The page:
As an example of a research laboratory or manufacturing-lab test, Blister Gas Analysis (“BGA”) is a method where a glass sample that has a blister seed in the glass is tested for the gas composition to help determine the cause or problem in the melting tank. The sample is pulled into a thin fiber or capillary to fit into the sample holder. The sample size generally has to be 1 mm×40 mm with smooth or beaded ends, with the center of the seed positioned about 12 mm from the top end of the capillary.
As higher performance glasses are introduced in to mass production environments, manufacturing-based labs will need to prepare testing samples of glass materials having a wider range of properties than in the past. In particular, glasses with annealing points of up to 800° C. or greater, and with softening points of up to 1050° C. or greater, would desirably be handled on the same bench as glasses with annealing points as low as 400° C. or less, and softening points of 470° C. or less. For adequate manufacturing quality control across multiple sites, it is also desirable that the bench be standardized in such a way as to guarantee consistent performance across multiple installations in multiple locations.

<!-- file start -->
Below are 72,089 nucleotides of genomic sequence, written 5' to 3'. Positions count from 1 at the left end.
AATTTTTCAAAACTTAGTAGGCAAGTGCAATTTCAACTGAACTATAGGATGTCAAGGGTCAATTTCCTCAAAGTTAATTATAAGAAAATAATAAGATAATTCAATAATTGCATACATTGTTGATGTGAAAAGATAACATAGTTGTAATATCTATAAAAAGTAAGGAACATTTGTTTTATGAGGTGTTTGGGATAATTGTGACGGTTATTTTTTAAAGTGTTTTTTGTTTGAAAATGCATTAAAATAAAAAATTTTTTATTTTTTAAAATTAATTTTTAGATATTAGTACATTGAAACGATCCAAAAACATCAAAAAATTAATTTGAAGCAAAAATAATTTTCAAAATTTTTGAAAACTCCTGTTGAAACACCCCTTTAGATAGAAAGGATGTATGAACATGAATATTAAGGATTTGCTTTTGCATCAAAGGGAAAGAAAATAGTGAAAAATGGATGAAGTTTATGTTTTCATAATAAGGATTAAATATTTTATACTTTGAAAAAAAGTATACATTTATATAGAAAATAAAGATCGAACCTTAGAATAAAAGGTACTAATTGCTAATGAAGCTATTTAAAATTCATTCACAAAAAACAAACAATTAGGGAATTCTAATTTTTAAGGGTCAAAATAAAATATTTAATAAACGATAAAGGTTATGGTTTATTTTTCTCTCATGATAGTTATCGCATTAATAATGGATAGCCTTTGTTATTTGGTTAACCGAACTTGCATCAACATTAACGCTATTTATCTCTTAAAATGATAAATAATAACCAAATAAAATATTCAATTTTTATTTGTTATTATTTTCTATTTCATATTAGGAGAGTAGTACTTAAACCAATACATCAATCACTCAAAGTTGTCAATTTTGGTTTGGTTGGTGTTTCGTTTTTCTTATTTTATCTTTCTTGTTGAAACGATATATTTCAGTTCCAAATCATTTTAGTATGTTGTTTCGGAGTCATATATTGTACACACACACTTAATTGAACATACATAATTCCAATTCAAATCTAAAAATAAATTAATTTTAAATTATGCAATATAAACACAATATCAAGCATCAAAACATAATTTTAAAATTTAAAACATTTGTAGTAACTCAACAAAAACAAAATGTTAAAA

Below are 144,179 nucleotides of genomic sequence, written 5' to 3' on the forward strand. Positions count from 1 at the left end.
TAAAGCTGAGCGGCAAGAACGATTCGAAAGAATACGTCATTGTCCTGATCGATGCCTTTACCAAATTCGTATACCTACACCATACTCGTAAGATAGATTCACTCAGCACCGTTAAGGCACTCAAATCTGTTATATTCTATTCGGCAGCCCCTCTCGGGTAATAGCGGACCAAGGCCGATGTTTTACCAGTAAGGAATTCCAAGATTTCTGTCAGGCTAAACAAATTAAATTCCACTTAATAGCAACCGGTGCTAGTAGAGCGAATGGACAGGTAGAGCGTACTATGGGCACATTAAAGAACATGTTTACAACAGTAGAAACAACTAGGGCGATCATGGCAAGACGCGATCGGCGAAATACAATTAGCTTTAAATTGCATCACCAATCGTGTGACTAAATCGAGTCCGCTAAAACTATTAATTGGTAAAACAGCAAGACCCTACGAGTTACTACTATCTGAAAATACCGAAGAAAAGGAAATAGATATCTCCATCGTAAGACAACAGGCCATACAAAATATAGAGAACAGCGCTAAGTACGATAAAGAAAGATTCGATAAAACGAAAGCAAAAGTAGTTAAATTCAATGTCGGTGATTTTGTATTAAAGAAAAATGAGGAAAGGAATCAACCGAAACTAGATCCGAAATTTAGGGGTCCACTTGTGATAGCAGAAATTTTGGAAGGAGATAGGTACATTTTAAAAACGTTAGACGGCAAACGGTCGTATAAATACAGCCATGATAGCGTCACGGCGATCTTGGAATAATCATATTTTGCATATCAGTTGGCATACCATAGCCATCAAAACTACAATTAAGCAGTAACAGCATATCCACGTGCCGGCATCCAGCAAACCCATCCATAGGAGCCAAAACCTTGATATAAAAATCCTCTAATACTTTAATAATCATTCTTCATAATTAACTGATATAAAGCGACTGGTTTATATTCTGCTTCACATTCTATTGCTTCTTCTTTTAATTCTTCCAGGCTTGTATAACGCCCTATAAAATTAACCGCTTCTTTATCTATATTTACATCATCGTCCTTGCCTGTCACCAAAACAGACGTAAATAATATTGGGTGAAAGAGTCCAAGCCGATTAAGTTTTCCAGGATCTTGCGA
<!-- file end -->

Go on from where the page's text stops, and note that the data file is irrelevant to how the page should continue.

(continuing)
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A portable cross-fire burner flameworking device according to an aspect of the present invention includes a table, two or more gas hookups, two or more regulator and flow meter pairs respectively connected so as to be able to receive gas from the gas hookups, two or more control valves respectively connected so as to be able to receive gas from the regulator and flow meter pairs, and two burners having burner heads each connected so as to be able to receive gas from the two or more control valves mounted on the table. Each burner head has a burner face, and the burner faces are oriented towards each other at a distance. The two or more gas hookups are connected to the table so as to be portable therewith, the two or more regulator and flow meter pairs are connected to on the table so as to be portable together therewith, the two or more control valves are connected to the table so as to be portable therewith, and the two burner heads are likewise connected to the table so as to be portable together therewith. Further, at least one of the two burner heads is connected to the table via a moveable mount allowing the distance between the burner faces to be adjusted.